“Thanks for coming to get me,” Drew said.
“Looks like you had fun.”
“Not as much fun as Neil had.”
Drew knew that his father never cared much for Neil. Russell considered Neil a bit arrogant for his tastes. A man secure in himself didn’t need an expensive car, tailored clothes, or even a steady paycheck, for that matter.
Drew envied Neil’s confidence and charisma at times—he was likable on the exterior and people kissed his ass everywhere he went. Drew tragically found himself with the opposite problem—good intentioned, but unpalatable to most whose paths he crossed.
But the envy he felt extended only to a point. Neil lived a conspicuous lifestyle, while Drew preferred privacy and solitude, to live incognito. But chasing vicarious thrills through Neil offered him just the right amount of escapism.
Russell coughed into a cloth napkin then folded it neatly on the card table. He took a drag off his cigarette. “How’s work going?”
Drew hesitated. “I, uh, got laid off this week.”
“They lay off Neil, too?”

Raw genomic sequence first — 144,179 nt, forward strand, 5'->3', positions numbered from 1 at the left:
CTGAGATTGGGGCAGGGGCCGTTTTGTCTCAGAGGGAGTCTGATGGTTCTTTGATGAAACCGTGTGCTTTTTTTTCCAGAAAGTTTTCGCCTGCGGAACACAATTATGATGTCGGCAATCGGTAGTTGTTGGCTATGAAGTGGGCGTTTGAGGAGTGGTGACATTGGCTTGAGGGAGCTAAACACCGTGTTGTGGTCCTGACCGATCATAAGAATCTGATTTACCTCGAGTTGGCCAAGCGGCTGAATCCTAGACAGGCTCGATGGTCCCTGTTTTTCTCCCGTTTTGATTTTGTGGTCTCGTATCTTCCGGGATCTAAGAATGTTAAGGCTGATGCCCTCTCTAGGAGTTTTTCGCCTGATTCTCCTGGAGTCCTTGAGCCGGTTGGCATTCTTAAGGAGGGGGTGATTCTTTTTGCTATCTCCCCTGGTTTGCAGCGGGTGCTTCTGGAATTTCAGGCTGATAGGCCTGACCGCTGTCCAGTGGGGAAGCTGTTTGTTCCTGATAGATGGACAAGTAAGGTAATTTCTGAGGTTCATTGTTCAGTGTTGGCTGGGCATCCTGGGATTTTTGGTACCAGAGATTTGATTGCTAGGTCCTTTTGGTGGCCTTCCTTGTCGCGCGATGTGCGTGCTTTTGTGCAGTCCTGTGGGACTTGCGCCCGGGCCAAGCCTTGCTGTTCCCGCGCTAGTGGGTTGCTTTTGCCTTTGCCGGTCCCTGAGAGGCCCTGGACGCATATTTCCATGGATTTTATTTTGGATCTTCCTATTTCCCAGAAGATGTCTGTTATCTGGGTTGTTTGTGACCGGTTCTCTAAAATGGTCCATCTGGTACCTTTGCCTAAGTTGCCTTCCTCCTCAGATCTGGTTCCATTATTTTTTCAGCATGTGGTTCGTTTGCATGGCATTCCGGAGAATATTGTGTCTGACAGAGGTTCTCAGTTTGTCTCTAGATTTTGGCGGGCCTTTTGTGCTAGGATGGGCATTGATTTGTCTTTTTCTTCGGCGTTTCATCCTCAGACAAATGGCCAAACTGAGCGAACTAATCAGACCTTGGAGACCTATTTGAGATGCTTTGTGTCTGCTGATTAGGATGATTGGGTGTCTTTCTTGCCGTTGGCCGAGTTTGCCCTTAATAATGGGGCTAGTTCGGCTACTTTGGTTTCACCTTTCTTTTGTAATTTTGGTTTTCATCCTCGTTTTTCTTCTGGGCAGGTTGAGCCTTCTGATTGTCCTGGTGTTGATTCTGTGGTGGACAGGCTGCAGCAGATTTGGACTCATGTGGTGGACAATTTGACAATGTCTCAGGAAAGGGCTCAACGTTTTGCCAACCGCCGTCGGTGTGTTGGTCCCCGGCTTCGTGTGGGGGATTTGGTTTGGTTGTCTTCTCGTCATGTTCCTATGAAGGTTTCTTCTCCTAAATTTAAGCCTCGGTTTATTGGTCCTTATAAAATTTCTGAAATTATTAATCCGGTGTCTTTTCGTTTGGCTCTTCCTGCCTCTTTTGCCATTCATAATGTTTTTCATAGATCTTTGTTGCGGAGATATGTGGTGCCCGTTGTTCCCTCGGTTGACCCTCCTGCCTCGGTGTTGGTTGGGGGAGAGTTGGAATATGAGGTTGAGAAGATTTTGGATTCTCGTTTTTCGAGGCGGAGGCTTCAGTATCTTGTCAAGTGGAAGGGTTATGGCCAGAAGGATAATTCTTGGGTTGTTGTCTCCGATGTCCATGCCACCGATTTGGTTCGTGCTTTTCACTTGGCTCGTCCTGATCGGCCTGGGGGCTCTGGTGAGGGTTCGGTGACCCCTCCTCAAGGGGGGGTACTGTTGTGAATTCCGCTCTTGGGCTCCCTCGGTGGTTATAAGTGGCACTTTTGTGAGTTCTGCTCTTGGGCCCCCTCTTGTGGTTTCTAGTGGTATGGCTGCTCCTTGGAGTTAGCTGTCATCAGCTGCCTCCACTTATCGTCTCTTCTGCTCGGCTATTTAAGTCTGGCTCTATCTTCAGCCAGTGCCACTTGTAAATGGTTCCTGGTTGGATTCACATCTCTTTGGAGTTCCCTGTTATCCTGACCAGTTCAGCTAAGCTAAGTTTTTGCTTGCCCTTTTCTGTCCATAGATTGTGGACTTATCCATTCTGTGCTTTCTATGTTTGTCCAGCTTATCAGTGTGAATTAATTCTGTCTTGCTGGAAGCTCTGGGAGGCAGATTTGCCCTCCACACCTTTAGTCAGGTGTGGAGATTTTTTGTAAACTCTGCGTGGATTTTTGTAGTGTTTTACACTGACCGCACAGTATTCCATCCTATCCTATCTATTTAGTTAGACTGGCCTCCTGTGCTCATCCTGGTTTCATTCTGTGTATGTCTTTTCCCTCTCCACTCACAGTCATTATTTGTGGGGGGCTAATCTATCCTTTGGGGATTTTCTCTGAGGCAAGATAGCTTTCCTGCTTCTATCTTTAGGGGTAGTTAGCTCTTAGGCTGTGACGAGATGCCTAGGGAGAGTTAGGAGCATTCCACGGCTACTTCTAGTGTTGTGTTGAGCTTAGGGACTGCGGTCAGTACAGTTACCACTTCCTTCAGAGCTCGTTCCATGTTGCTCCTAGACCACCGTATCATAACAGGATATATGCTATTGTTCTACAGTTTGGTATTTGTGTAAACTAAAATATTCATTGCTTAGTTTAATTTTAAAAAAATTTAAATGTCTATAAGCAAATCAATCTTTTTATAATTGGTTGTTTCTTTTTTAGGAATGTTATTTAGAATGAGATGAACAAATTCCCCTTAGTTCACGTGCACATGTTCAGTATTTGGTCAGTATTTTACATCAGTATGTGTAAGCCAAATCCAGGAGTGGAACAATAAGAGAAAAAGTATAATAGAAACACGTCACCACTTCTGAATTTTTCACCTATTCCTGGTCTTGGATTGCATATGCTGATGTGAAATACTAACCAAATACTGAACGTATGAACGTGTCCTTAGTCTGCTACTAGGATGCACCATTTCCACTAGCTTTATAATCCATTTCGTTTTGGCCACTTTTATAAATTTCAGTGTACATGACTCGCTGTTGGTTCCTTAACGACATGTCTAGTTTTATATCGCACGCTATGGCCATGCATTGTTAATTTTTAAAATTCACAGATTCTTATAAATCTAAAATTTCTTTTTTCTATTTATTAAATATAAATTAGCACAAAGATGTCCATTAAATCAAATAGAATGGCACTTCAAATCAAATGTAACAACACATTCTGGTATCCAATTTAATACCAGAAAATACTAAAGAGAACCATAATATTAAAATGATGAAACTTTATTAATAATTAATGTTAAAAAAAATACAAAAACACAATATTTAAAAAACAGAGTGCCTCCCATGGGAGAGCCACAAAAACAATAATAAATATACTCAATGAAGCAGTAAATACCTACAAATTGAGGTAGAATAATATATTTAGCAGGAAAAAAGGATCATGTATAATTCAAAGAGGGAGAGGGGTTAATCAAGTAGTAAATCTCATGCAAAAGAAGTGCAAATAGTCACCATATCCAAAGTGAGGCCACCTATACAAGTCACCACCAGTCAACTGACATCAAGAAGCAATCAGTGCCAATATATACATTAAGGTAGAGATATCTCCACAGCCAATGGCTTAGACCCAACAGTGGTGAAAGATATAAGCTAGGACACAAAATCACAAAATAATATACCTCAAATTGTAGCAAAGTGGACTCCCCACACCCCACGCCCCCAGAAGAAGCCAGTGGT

“Uh, no. Neil still works there. He made the cut.”
“See, you’ve got to understand, son. There’s two types of guys in this world. There’s guys like you and me, and there’s guys like Neil.”
“Winners and losers?”
“Something like that. Guys who think they’re in control, and guys like us who live in the moment. Who accept life as it is.”
“What kind of guy does that make my brother?”
His father thought for a moment, extinguishing one cigarette and lighting another. “I’m still trying to figure that one out. And so is he.”
It was no secret that Drew and his father were close. But Russell’s relationship with Logan was complicated. Logan had always been a serious kid, despite being two years younger than Drew, and he had never seen eye-to-eye with his father.
Logan left home as a teenager in hopes of a fresh start. Or as Drew described it, an opportunity for Logan to turn his back on their father. Russell and Logan now only saw each other once a year—every fifteenth of June, the anniversary of Angela’s death.
After leaving home, Logan finished high school and pursued higher education. He became the first Thomson to graduate from college, eventually going on to law school and becoming a junior associate for a criminal defense firm in town.
“What about you? You working right now?” Drew asked.
Russell cleared his throat. “Yeah, here and there. Got a gig working for this scrappy little Jew on the east side. Night shift. Cleaning printing presses.”
“Sounds glamorous.” Drew snickered.
“S’pose you got a better job lined up?”
“Maybe. Thinking of retiring.”